Three Ways AI Is Revolutionizing Manufacturing

Among many industries that are being disrupted and revolutionized through the adoption of artificial intelligence and machine learning, the manufacturing sector holds the most promise.


Automation, robotics, and advanced analytics have already been a crucial tool in the manufacturer’s toolbox for years. They know how valuable data can be to streamline operations, increase efficiency, and reduce waste.

The manufacturing industry in the US alone generates around $2.4 trillion in output yearly, and this is why companies are ready to pour investment in smart manufacturing, industrial IoT and industrial business intelligence, to pick up a few percentage points.

Artificial intelligence in manufacturing is not causing disruption. Quite the opposite, the industry-wide application of AI and machine learning is pushing the sector to adapt — use more accurate and powerful sensors, faster migrate their data and analytics to the cloud, improve the connectivity of all systems and processes, and more.


In this article, we will look at a few examples and use cases of artificial intelligence in the manufacturing industry and explore how it can help businesses resolve the most common challenges in the manufacturing process.

Smart Maintenance of Production Line Machinery

In manufacturing, when any piece of equipment in the production line is damaged, repairing or replacing it is always only part of the cost. Production interruptions, downtime, workers' compensation and litigation (if anyone gets injured) should all be factored in to assess direct costs of a mismanaged equipment maintenance program.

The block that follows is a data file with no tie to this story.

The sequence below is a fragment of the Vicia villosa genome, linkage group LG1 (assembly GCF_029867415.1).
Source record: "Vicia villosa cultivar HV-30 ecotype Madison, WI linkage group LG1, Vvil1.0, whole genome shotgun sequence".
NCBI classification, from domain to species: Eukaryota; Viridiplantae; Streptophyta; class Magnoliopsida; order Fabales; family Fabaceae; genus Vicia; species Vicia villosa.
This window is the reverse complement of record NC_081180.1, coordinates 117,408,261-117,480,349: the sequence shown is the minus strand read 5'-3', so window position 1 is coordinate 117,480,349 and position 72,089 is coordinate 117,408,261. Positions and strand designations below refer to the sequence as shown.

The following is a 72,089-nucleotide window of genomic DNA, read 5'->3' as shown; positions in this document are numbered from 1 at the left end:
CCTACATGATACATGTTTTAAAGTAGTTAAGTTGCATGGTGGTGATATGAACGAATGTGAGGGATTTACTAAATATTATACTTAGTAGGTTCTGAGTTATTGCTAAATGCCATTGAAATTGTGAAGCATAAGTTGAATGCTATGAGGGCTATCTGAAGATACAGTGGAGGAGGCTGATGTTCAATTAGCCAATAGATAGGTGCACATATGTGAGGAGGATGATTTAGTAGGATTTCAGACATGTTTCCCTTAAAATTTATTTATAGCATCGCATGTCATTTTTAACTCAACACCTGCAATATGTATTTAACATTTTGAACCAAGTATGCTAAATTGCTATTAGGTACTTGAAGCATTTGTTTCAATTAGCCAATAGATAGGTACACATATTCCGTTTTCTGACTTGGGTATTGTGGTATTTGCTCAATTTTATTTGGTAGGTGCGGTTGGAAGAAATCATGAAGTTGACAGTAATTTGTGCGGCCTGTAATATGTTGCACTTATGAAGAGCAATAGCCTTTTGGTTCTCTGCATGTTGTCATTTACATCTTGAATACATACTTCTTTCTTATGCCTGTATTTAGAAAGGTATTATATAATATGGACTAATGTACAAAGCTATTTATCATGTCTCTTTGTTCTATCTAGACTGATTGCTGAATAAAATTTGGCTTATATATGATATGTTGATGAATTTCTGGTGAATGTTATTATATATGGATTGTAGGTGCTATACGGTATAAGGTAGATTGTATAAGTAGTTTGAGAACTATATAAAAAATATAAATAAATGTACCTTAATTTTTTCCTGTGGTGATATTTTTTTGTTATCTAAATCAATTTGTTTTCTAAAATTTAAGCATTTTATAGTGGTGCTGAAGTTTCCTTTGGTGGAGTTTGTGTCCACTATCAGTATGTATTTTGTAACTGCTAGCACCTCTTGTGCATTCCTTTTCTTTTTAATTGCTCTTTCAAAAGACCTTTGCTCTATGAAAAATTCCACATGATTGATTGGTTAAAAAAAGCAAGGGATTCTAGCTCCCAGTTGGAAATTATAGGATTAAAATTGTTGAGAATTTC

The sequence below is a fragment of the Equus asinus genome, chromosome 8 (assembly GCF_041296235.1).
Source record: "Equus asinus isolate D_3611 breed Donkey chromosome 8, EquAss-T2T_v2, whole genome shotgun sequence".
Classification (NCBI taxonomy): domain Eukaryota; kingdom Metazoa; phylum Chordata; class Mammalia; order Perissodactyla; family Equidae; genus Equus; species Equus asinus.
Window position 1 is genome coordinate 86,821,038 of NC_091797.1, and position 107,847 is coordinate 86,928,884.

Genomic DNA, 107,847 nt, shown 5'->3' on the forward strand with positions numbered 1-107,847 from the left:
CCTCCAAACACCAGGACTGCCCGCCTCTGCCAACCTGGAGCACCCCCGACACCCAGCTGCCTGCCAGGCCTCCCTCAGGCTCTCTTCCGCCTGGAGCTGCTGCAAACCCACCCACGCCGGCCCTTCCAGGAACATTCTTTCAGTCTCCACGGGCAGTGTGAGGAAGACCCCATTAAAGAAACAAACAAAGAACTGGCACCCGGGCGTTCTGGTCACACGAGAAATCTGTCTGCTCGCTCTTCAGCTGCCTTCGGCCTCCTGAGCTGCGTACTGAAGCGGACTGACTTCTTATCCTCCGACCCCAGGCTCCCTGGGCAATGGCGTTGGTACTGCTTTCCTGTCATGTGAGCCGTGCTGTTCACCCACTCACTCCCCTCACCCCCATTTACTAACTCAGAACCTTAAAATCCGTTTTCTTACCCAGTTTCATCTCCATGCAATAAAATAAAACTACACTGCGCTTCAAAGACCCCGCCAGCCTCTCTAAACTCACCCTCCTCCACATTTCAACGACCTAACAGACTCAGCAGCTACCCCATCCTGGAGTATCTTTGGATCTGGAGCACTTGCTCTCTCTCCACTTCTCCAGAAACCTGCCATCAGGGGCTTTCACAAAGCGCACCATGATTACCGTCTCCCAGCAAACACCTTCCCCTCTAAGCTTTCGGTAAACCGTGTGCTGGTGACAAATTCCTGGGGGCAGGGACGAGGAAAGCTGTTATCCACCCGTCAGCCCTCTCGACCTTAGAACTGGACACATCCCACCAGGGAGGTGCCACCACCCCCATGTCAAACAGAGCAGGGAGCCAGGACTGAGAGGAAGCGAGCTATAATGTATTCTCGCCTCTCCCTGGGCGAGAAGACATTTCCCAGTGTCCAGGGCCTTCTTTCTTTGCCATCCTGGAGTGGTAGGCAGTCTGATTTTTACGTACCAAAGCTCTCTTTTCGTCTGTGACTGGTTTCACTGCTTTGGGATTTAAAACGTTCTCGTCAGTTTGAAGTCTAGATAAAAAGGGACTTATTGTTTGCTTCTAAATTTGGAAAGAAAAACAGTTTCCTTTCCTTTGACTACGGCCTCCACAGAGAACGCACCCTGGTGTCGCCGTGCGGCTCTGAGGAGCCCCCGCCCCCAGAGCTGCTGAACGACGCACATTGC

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According to research, on average unplanned downtime costs manufacturers $250K/hour, which equates to ~50B annually. 42% of that cost is afflicted by equipment failure. 


For this reason alone, manufacturers are moving away from regular, preventive maintenance to predictive maintenance, enabled by AI and industrial IoT. Instead of running maintenance at regular intervals, which leads to planned downtime and slows production cycles, they implement predictive analytics solutions that predict the next failure or machine malfunction.


Solutions as such collect various data points from IoT devices, high-resolution cameras, and sensors to process it using machine learning and deep neural networks to detect malfunction patterns, which can be used to predict failures and administer inspections and fixes.


Because technicians are notified about failures ahead of time, they can act proactively while choosing in advance the best tools and methods to resolve the problem. This enables surgically accurate maintenance work, which leads to longer Remaining Useful Life (RUL) of the equipment and reduced downtime.